# Double Negation/Formulation 1

## Contents

## Theorem

- $p \dashv \vdash \neg \neg p$

## Proof 1

### Double Negation Introduction

By the tableau method of natural deduction:

Line | Pool | Formula | Rule | Depends upon | Notes | |
---|---|---|---|---|---|---|

1 | 1 | $p$ | Premise | (None) | ||

2 | 2 | $\neg p$ | Assumption | (None) | ||

3 | 1, 2 | $\bot$ | Principle of Non-Contradiction: $\neg \mathcal E$ | 1, 2 | ||

4 | 1 | $\neg \neg p$ | Proof by Contradiction: $\neg \mathcal I$ | 2 – 3 | Assumption 2 has been discharged |

$\blacksquare$

### Double Negation Elimination

By the tableau method of natural deduction:

Line | Pool | Formula | Rule | Depends upon | Notes | |
---|---|---|---|---|---|---|

1 | 1 | $\neg \neg p$ | Premise | (None) | ||

2 | $p \lor \neg p$ | Law of Excluded Middle | (None) | |||

3 | 3 | $p$ | Assumption | (None) | ||

4 | 4 | $\neg p$ | Assumption | (None) | ||

5 | 1, 4 | $\bot$ | Principle of Non-Contradiction: $\neg \mathcal E$ | 4, 1 | ||

6 | 1, 4 | $p$ | Rule of Explosion: $\bot \mathcal E$ | 5 | ||

7 | 1 | $p$ | Proof by Cases: $\text{PBC}$ | 2, 3 – 3, 4 – 6 | Assumptions 3 and 4 have been discharged |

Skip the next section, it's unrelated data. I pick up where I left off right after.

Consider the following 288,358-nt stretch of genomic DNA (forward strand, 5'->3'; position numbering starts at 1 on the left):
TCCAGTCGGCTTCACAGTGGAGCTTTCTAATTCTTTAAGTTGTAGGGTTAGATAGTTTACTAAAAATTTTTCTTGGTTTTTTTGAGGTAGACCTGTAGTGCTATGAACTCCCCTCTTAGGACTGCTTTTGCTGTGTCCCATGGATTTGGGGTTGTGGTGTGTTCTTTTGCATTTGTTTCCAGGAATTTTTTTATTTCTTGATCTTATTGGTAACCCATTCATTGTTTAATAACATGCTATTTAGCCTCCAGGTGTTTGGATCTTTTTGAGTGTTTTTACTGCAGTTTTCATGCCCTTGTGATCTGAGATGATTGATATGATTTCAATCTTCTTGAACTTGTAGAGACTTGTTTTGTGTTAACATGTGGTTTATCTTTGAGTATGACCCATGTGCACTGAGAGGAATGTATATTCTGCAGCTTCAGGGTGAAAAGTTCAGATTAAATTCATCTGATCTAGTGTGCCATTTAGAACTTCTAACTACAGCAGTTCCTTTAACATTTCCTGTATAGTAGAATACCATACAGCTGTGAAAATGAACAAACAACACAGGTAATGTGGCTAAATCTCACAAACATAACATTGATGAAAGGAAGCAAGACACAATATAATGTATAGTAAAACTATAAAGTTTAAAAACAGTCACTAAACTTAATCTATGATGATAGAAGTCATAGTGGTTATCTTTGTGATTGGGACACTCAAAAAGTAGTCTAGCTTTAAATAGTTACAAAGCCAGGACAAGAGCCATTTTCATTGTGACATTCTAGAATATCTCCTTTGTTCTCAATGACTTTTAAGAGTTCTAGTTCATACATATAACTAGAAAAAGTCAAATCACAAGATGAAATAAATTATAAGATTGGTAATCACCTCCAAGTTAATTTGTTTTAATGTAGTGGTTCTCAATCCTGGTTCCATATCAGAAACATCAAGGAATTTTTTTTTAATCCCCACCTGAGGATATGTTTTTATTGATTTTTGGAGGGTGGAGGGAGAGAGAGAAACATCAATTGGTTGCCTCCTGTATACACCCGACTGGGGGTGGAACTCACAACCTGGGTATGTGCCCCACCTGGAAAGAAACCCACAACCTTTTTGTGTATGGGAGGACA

$\blacksquare$

## Proof 2

We apply the Method of Truth Tables to the proposition.

As can be seen by inspection, appropriate truth values match for both boolean interpretations.

$\begin{array}{|c||ccc|} \hline
p & \neg & \neg & p \\
\hline
F & F & T & F \\
T & T & F & T \\
\hline
\end{array}$

Hence $p \dashv \vdash \neg \neg p$.

$\blacksquare$

## Double Negation from Intuitionistic Perspective

The intuitionist school rejects the Law of the Excluded Middle as a valid logical axiom. This in turn invalidates the Law of Double Negation Elimination from the system of intuitionistic propositional logic.

Hence a difference is perceived between Double Negation Elimination and Double Negation Introduction, whereby it can be seen from the Principle of Non-Contradiction that if a statement is true, then it is not the case that it is false. However, if all we know is that a statement is not false, we can not be certain that it *is* actually true without accepting that there are only two possible truth values. Such distinctions may be important when considering, for example, multi-value logic.

However, when analysing logic from a purely classical standpoint, it is common and acceptable to make the simplification of taking just one Double Negation rule:

- $p \dashv \vdash \neg \neg p$

## Sources

- 2012: M. Ben-Ari:
*Mathematical Logic for Computer Science*(3rd ed.) ... (previous) ... (next): $\S 2.3.3$